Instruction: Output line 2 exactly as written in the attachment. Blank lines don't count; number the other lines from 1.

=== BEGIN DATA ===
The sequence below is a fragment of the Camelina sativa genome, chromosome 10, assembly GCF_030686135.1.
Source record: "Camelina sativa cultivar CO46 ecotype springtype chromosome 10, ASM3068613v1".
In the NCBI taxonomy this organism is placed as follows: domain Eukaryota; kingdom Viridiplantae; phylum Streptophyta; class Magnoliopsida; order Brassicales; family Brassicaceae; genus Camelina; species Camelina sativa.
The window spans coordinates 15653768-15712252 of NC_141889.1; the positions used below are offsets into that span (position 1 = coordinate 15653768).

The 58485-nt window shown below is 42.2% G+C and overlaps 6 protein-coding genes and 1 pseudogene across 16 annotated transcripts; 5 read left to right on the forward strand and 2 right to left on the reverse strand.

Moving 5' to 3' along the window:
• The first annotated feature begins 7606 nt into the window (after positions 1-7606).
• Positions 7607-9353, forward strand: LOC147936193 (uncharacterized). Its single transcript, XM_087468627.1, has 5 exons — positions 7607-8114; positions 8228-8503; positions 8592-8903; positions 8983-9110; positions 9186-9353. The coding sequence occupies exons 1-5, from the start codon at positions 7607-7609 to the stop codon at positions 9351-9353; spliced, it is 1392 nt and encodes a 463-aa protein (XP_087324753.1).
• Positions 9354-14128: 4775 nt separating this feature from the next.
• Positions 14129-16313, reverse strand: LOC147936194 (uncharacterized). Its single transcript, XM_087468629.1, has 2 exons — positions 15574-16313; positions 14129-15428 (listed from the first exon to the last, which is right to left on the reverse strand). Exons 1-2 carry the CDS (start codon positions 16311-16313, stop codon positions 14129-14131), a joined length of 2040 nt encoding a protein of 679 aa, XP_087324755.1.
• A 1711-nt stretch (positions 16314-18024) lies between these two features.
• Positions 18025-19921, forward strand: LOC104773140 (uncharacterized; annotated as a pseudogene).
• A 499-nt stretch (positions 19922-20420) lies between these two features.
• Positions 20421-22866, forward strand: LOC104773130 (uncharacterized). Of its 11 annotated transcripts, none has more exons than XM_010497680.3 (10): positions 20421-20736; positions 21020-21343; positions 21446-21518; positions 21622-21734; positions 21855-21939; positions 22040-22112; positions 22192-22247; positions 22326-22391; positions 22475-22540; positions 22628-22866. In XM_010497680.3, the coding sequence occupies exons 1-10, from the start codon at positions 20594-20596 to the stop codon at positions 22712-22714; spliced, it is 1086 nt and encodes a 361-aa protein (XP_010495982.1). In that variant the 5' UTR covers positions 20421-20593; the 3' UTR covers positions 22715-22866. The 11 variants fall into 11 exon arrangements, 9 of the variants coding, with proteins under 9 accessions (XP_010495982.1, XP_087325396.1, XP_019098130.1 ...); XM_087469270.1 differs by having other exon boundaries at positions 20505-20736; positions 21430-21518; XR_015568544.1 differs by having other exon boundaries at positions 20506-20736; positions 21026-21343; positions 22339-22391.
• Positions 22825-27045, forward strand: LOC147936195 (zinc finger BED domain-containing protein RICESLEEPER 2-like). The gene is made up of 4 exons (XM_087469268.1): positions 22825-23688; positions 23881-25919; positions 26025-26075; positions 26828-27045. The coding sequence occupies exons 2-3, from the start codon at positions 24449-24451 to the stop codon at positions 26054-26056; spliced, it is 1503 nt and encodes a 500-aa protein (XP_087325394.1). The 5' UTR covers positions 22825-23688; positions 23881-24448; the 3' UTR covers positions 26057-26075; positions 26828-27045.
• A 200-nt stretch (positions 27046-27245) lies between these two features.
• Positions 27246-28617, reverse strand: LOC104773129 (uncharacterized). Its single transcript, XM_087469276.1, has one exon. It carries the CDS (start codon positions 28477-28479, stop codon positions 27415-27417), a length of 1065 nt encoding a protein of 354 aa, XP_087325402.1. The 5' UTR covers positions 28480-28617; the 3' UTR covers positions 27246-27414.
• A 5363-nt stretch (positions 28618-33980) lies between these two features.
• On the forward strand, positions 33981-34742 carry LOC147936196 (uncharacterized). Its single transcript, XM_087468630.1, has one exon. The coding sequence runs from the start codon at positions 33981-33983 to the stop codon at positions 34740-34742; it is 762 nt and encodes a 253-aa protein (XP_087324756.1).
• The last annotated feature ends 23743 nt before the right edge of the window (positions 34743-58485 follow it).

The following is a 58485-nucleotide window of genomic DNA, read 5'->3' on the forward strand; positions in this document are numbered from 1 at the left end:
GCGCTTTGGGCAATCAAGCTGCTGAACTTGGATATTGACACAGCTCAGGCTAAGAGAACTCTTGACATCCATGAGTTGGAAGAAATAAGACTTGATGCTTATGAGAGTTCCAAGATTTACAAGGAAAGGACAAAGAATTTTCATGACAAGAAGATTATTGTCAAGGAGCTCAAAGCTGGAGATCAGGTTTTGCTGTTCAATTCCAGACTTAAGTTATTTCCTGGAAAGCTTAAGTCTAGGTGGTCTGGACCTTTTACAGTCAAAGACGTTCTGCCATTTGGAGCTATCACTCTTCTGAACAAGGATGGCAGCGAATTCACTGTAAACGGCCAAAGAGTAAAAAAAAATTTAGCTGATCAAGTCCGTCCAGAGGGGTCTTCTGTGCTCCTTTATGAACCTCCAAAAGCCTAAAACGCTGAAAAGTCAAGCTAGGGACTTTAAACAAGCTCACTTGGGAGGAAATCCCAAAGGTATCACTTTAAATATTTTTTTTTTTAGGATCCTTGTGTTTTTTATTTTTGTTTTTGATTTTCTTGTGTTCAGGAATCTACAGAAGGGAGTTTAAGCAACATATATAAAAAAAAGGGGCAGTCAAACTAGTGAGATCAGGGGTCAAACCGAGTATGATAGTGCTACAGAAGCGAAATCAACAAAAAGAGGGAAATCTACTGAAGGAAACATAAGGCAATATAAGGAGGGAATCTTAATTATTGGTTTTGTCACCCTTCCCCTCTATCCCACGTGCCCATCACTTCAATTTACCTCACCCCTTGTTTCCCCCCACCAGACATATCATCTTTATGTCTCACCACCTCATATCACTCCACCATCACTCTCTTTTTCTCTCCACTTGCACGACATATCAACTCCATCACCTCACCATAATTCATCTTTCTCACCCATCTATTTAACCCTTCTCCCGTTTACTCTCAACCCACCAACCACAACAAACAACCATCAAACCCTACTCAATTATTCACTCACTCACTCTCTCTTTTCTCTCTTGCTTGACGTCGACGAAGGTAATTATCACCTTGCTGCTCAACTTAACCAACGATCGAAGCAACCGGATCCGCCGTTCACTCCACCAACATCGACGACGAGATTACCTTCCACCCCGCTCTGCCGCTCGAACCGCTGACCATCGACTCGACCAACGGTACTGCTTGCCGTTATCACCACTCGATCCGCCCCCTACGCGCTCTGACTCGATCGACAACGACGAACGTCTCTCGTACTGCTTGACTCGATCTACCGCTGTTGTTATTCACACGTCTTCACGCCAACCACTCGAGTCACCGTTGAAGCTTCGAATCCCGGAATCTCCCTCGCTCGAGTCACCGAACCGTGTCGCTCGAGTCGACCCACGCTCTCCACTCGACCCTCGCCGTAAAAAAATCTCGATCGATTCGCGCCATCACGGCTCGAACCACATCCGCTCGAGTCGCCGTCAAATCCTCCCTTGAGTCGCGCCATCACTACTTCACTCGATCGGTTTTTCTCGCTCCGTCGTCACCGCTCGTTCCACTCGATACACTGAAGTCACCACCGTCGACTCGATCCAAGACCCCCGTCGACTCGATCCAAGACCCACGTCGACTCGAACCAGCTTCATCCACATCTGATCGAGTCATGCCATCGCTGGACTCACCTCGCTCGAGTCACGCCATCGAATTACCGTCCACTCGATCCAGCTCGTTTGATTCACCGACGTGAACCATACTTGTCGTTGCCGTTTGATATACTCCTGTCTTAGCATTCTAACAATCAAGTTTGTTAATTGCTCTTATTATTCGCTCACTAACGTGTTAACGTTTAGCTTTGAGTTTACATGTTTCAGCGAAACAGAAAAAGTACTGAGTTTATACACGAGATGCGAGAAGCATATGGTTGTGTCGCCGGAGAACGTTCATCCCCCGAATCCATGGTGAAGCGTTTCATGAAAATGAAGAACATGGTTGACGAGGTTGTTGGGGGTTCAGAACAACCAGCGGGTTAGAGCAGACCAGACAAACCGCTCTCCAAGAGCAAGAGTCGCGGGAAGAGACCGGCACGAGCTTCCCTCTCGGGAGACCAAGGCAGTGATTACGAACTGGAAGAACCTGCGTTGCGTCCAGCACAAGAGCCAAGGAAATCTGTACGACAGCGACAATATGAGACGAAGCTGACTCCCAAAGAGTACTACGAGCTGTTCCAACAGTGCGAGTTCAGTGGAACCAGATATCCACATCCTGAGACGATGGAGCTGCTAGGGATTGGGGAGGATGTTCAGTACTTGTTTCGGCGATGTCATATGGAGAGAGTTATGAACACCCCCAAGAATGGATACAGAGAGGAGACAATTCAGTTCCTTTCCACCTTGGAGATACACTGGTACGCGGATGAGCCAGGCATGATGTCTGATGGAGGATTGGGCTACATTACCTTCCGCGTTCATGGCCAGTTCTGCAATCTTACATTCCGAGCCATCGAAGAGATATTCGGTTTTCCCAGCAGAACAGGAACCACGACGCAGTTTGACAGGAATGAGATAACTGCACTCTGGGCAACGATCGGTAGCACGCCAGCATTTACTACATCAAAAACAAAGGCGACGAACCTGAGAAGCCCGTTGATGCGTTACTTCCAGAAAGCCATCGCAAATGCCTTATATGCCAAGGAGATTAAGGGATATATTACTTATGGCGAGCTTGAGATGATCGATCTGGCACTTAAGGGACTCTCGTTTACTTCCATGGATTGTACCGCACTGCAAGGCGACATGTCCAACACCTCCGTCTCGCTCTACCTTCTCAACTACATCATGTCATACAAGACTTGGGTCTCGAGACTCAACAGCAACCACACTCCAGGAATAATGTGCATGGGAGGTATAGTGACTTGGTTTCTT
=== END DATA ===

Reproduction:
Source record: "Camelina sativa cultivar CO46 ecotype springtype chromosome 10, ASM3068613v1".